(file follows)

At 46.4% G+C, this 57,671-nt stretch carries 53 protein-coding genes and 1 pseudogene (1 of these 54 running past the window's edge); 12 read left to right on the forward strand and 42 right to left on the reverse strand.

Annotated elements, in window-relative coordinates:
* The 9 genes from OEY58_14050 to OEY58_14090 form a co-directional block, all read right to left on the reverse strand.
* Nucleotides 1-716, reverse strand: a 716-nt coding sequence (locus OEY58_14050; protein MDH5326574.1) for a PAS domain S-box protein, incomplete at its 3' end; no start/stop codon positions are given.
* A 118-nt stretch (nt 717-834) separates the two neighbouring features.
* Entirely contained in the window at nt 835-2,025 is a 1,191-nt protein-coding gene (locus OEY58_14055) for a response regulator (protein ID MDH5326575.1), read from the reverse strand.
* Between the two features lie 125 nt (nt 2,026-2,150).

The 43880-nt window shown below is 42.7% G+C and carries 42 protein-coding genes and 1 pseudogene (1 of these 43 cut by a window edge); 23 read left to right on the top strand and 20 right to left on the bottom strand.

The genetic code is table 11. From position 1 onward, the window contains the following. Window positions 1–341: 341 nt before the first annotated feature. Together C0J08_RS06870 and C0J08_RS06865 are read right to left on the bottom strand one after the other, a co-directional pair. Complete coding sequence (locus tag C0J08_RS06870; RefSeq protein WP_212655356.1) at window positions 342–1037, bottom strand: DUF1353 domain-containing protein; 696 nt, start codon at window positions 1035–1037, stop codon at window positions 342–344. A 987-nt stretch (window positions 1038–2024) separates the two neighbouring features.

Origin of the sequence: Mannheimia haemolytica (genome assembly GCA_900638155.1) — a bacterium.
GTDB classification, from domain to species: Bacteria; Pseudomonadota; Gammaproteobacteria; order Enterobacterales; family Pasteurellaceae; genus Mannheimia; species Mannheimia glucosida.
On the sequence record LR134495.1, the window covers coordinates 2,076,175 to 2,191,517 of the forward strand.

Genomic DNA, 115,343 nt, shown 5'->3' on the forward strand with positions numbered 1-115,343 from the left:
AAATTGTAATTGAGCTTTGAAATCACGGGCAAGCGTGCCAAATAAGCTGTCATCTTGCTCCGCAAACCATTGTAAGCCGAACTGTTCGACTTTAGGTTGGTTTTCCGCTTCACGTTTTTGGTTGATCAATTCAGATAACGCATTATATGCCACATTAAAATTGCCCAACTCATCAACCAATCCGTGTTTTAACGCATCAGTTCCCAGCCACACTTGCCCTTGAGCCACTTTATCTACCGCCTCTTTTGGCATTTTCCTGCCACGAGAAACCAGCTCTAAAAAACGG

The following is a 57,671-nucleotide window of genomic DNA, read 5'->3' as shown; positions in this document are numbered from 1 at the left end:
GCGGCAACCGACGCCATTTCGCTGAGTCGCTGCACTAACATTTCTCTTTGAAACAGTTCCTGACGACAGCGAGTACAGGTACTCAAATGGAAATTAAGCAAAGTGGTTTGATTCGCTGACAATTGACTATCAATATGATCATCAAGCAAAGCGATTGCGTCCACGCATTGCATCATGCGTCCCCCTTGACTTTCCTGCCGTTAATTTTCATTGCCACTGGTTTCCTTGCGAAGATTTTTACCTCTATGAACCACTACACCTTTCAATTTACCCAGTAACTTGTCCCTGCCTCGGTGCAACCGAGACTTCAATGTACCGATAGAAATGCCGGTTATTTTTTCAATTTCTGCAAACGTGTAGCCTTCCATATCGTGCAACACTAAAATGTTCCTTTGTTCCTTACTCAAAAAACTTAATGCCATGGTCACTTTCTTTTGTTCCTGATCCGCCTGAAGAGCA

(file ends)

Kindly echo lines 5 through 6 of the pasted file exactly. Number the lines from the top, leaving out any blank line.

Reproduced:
* A 118-nt stretch (nt 717-834) separates the two neighbouring features.
* Entirely contained in the window at nt 835-2,025 is a 1,191-nt protein-coding gene (locus OEY58_14055) for a response regulator (protein ID MDH5326575.1), read from the reverse strand.